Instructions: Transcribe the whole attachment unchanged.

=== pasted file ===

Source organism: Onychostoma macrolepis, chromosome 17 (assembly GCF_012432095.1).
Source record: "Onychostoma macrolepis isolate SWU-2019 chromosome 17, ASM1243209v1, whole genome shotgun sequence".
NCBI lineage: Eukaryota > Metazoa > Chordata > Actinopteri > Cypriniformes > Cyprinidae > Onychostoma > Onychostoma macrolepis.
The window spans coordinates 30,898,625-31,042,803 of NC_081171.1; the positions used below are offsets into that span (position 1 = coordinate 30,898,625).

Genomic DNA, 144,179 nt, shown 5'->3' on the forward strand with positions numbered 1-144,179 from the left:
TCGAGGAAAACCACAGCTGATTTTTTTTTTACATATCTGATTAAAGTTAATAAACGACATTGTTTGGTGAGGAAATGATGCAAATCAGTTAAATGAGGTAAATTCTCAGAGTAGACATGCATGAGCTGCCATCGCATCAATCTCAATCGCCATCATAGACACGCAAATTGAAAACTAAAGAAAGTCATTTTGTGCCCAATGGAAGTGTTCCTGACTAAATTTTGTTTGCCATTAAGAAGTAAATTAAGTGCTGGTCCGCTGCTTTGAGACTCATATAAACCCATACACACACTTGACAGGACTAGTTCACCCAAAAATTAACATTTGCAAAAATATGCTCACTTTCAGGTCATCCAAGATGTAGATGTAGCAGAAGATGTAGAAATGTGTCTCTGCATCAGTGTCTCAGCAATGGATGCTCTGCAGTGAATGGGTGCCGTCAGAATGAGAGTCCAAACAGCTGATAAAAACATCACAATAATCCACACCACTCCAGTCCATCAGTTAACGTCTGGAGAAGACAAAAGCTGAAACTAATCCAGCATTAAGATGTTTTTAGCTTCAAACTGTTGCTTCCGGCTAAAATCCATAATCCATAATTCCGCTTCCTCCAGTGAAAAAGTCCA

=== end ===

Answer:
Source organism: Onychostoma macrolepis, chromosome 17 (assembly GCF_012432095.1).
Source record: "Onychostoma macrolepis isolate SWU-2019 chromosome 17, ASM1243209v1, whole genome shotgun sequence".
NCBI lineage: Eukaryota > Metazoa > Chordata > Actinopteri > Cypriniformes > Cyprinidae > Onychostoma > Onychostoma macrolepis.
The window spans coordinates 30,898,625-31,042,803 of NC_081171.1; the positions used below are offsets into that span (position 1 = coordinate 30,898,625).

Genomic DNA, 144,179 nt, shown 5'->3' on the forward strand with positions numbered 1-144,179 from the left:
TCGAGGAAAACCACAGCTGATTTTTTTTTTACATATCTGATTAAAGTTAATAAACGACATTGTTTGGTGAGGAAATGATGCAAATCAGTTAAATGAGGTAAATTCTCAGAGTAGACATGCATGAGCTGCCATCGCATCAATCTCAATCGCCATCATAGACACGCAAATTGAAAACTAAAGAAAGTCATTTTGTGCCCAATGGAAGTGTTCCTGACTAAATTTTGTTTGCCATTAAGAAGTAAATTAAGTGCTGGTCCGCTGCTTTGAGACTCATATAAACCCATACACACACTTGACAGGACTAGTTCACCCAAAAATTAACATTTGCAAAAATATGCTCACTTTCAGGTCATCCAAGATGTAGATGTAGCAGAAGATGTAGAAATGTGTCTCTGCATCAGTGTCTCAGCAATGGATGCTCTGCAGTGAATGGGTGCCGTCAGAATGAGAGTCCAAACAGCTGATAAAAACATCACAATAATCCACACCACTCCAGTCCATCAGTTAACGTCTGGAGAAGACAAAAGCTGAAACTAATCCAGCATTAAGATGTTTTTAGCTTCAAACTGTTGCTTCCGGCTAAAATCCATAATCCATAATTCCGCTTCCTCCAGTGAAAAAGTCCA